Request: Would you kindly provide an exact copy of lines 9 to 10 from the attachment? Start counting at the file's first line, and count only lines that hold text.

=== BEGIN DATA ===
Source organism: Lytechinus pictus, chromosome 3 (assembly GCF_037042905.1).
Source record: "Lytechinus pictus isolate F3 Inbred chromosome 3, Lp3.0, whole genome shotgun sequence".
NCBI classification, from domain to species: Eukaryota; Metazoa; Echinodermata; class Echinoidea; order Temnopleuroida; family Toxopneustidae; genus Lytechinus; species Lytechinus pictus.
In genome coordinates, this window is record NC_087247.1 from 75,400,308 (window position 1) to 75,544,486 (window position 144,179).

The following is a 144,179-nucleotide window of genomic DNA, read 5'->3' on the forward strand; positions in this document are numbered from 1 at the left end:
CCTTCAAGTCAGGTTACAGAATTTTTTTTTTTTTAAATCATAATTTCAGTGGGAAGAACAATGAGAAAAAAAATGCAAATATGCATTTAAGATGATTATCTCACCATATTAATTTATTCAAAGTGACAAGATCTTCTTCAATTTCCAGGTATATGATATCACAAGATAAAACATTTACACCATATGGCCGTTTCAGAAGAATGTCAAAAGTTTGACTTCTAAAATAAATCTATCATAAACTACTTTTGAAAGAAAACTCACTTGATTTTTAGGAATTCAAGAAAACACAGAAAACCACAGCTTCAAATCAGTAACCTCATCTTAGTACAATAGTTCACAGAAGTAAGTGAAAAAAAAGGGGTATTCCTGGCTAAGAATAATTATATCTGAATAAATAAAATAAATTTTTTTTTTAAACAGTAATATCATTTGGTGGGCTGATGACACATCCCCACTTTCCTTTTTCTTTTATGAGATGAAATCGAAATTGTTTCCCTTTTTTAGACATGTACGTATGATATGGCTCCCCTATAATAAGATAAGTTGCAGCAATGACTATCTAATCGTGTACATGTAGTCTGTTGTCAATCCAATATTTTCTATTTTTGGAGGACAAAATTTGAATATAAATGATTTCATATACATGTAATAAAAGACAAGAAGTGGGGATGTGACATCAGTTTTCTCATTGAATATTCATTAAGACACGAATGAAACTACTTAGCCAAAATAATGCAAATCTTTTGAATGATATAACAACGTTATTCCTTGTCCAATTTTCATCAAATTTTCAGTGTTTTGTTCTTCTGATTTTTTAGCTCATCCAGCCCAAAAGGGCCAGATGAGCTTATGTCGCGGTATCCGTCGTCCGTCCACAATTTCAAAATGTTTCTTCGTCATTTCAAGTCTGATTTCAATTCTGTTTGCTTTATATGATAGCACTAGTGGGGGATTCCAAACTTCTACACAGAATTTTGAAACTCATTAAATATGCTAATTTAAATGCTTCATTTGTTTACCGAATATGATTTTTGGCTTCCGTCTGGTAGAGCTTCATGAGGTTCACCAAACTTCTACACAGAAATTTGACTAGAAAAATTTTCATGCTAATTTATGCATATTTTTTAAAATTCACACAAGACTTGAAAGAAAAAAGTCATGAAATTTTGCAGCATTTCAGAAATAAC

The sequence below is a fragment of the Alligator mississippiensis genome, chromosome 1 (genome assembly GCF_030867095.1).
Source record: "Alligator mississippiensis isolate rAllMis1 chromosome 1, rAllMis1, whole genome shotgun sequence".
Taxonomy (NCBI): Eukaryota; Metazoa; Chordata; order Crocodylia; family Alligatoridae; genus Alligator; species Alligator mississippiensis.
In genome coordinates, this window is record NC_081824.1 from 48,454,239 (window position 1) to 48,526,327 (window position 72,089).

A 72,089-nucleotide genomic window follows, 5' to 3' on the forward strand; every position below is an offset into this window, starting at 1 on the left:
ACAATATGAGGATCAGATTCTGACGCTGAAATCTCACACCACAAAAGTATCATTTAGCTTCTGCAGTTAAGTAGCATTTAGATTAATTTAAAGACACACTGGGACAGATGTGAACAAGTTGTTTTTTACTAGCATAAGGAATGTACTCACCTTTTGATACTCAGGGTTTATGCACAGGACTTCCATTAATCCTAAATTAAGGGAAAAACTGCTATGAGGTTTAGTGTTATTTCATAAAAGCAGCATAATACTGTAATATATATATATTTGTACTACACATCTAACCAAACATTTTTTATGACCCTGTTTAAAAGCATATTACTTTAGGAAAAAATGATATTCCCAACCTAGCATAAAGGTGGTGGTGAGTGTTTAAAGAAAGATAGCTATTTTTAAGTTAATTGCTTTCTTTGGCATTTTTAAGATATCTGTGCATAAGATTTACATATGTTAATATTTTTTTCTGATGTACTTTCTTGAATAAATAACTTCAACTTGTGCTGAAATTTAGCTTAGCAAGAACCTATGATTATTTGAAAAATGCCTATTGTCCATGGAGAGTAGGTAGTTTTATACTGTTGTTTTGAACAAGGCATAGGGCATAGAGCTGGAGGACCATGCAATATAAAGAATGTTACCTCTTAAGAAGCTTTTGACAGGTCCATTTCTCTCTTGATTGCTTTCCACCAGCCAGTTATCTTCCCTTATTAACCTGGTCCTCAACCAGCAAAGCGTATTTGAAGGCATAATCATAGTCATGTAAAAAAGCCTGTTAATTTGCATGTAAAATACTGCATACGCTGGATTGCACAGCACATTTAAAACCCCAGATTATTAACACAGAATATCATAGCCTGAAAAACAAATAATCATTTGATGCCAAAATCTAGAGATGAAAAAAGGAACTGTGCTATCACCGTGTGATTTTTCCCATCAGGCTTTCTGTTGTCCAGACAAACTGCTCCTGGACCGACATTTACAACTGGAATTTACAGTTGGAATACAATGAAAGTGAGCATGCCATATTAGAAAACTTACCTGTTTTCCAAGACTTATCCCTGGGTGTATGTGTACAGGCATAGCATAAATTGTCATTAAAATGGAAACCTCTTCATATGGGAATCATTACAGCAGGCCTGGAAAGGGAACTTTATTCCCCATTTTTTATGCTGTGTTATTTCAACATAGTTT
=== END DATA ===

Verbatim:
Taxonomy (NCBI): Eukaryota; Metazoa; Chordata; order Crocodylia; family Alligatoridae; genus Alligator; species Alligator mississippiensis.
In genome coordinates, this window is record NC_081824.1 from 48,454,239 (window position 1) to 48,526,327 (window position 72,089).